A perfect illustration of why I still believe in Intelligent Design

http://imgs.xkcd.com/comics/cosmologist_on_a_tire_swing.png

This comic is a pretty good summary of why I still believe in Intelligent Design. I shared another article on Google+ that is along a similar vein.

I cannot comprehend our Universe without an intelligent Creator to have set it in motion. The Internet and its infinite array of information has not caused me to question my faith. It has caused me to study it, however. And the more I read from non-believers, the more I am sure there is one true God, immeasurable in ability and unnumeral in days, whose Word set the Cosmos in motion and who sustains it to this day. When I read God’s retort to Job, I see humanity has not changed, we still are incapable of fathoming the excellence and superiority of the Lord, and are as children in His presence. We don’t understand the basic underpinning of life with clarity, yet we believe the Universe magically popped into existence of its own volition, and somehow, contrary to the Second Law of Thermodynamics, order has evolved from chaos. Granted, feeble and limited as my mind may be, I am aware of no empirical evidence to support the Big Bang.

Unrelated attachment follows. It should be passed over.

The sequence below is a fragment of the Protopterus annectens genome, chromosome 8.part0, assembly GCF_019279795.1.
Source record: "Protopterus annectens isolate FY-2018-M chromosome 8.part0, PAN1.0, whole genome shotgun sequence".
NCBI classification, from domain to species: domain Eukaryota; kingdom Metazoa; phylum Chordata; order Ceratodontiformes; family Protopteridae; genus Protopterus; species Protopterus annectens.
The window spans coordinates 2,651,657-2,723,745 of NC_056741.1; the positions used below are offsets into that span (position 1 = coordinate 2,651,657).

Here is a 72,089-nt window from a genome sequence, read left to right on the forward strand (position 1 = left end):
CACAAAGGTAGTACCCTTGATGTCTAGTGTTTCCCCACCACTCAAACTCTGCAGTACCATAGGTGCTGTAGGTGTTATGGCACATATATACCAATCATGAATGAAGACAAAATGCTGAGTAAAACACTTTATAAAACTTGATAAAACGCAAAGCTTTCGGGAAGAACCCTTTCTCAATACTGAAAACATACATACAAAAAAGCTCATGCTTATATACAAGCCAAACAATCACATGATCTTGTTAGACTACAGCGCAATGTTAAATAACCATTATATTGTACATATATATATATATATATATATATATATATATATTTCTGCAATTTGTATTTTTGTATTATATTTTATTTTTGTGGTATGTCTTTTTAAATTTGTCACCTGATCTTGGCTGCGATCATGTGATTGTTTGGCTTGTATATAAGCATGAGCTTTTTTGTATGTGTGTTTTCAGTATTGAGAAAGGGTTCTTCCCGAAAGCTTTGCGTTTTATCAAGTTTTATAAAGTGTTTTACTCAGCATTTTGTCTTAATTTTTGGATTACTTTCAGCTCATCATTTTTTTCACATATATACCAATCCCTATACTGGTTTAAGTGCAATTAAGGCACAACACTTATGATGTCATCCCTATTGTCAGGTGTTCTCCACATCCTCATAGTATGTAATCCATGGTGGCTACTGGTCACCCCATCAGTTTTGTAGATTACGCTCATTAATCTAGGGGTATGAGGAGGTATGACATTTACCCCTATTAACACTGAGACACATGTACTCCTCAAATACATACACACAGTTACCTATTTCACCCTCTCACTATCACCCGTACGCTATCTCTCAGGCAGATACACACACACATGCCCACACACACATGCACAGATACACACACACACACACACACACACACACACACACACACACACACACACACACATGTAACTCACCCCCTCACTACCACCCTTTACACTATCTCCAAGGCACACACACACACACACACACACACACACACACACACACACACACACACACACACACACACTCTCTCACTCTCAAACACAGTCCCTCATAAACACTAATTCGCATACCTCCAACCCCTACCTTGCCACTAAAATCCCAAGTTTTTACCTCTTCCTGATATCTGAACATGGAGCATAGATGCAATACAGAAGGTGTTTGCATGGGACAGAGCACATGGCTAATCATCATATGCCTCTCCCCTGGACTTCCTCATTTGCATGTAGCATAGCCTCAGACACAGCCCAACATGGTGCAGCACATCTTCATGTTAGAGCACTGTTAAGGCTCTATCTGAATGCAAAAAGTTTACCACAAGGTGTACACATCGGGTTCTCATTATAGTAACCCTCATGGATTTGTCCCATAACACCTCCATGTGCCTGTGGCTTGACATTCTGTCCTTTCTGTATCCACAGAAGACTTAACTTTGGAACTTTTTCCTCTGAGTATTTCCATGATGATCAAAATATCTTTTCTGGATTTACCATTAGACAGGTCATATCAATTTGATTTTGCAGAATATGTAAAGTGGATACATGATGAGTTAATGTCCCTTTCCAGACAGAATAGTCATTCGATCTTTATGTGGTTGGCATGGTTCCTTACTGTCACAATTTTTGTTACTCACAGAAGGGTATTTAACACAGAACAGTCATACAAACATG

It seems to me, the adherent to the religion of Science (not to be confused with practical and honest application of the scientific method) is required to employ just much faith to accept the un-intelligently designed, godless Universe as I am an Intelligently Designed Universe. 

Where does your true citizenship lie?

I’ve posted several times[1] in the past on the topic of the supremacy of the Kingdom of Heaven over any earthly government, but despite that, I still get too absorbed in the affairs of man when things seem to be askew. I even allowed my frustration in the matter to be vented when I asked “Are we the Baddies?“.